By Letha Cupp, RM/T,
Canine Massage Practitioner

Touch is a key element in our relationship with our dogs.
When you reach out and touch your pet in a loving manner, you are benefiting them and yourself.  You and your www.callpaws.compet will benefit by lowering blood pressure, reducing stress, improving the body’s immune response and supporting the bonding experience. 

Here are some simple tips to massaging your fur-kid on your own:


Start by allowing yourself 15 minutes of massage time.  Bedtime is a good opportunity to start the unwinding phase of the day.

Sit with your best friend by your side.  Place your hand on the most convenient spot available.  For me, that might be on the withers or at the hips, depending on how the fur-kid is snuggled up to me.
And just breathe. 

Be conscious of your breathing: take a breath in slowly through the nose and let it out through the mouth, like blowing on a dandelion. Do this 10 times, really connecting with your pet.  Breathe in the relaxation, breathe out the stress.


Next, practice effleurage, a smooth, light-touch stroking movement, from the back of the head to the tip of the tail or at least the base of the spine.  Start at the center of the head and down the center of the back, then try the left side of face and head to left side of hips, and also the right. Try this 10 times.  Aren’t you already feeling better? 

Notice along the way if your pet feels warm, cold, has bumps, or scratches you didn’t notice before. Acknowledge these areas, but don’t let it disrupt the flow. You can return to anything you find after you are done.

Once you’ve completed this portion, continue stroking the front legs and the back.   Start at the top of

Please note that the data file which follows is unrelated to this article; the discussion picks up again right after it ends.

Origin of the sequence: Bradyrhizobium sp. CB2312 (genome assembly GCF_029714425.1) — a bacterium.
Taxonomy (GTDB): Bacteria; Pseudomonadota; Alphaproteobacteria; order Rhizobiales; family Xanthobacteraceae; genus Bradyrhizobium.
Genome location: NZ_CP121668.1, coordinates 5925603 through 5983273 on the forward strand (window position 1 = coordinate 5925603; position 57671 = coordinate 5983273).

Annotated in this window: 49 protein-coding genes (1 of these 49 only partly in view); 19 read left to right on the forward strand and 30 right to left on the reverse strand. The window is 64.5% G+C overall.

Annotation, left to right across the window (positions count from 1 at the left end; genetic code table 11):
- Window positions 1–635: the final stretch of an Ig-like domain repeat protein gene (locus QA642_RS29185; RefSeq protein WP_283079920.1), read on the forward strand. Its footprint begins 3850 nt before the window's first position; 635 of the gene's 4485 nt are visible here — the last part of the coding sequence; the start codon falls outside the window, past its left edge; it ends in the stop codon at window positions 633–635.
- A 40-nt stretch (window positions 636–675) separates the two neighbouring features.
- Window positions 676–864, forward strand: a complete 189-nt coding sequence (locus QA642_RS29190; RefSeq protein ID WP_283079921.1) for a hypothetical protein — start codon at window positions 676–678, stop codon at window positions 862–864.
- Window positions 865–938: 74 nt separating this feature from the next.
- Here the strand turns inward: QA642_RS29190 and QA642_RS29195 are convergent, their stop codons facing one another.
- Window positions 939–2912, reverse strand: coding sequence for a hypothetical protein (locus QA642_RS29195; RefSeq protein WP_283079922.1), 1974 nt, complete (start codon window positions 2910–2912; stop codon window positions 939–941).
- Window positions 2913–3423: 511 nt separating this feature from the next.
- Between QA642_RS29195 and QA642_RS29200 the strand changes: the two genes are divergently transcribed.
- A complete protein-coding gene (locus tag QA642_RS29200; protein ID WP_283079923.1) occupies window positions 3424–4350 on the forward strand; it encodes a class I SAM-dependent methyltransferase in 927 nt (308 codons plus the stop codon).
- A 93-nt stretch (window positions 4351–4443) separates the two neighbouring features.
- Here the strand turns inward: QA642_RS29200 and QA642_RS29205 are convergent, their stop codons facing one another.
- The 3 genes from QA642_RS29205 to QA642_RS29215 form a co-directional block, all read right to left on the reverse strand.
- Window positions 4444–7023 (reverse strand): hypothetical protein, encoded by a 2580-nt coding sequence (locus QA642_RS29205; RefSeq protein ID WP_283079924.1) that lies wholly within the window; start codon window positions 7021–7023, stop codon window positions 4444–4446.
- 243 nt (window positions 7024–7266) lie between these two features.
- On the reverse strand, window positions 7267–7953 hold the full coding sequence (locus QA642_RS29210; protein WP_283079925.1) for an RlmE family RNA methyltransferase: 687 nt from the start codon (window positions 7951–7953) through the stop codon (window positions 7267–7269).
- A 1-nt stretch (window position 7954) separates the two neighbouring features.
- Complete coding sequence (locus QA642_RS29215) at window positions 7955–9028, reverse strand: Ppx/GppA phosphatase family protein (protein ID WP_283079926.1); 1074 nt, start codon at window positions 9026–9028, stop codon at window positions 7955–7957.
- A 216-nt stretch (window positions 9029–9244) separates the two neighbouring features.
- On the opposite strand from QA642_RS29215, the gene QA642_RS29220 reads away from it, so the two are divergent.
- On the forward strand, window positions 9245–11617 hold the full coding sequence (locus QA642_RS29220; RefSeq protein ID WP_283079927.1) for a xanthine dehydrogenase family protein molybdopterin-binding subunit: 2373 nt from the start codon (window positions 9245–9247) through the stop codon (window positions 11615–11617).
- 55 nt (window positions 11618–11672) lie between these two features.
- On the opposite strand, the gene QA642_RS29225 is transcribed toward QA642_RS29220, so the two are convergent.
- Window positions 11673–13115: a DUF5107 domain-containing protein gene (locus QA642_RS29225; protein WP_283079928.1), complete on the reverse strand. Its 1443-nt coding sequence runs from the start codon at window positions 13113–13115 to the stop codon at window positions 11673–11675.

the shoulders and hips and continue to the feet.  If your dog is foot sensitive, you might stop just above the foot.  You don’t want to spoil the mood, do you


Next, massage the ears.  The whole ear.  The edges, the base where the ear meets the scalp, the center of the ear leather.  All of it.  There are at least 200 acupressure points on and near the ear.  When you massage the ear, you are creating a link between touch and at least 200 points on the body.  Ears are amazing and 98% of dogs love having their ears massaged!

Complete your massage by placing your hands on the withers – tip of the shoulder blades – and hold.  Be still.  Continue breathing.  What is your dog doing now?  Are they stretched out, rolled over, sleeping? Is the nose wet, the breathing slowed, the dog smiling or all of these? You did a good job!

One note of caution before you try your massage.  The key to a good massage is the pressure of the touch.  Dogs should be massaged like you would massage a baby: very lightly.  Dogs do not need, nor do they desire, deep tissue massage.  Think of how hard you will rub your eye. You are using approximately 4 pounds of pressure to rub your eye.  Do not grab, poke, push or squeeze muscles on your dog. I avoid any
 on the spine or areas NOT protected by bones on the body. The heart, lungs, stomach and other critical organs are protected by the ribcage.  However, the kidneys, bladder, small and large intestines and more are not.  Be gentle and you will have no problems.

Do a 15 minute cool-down massage at least 3 times a week and see the changes in your companion pet!

Letha Cupp is a Reiki Master/Teacher and Canine Massage Practitioner with specialties in canine trigger point therapy and chakra work.  She has been working with dogs and their human companions since 2008.  She has three companion animals she considers partners in her journey with helping other animals.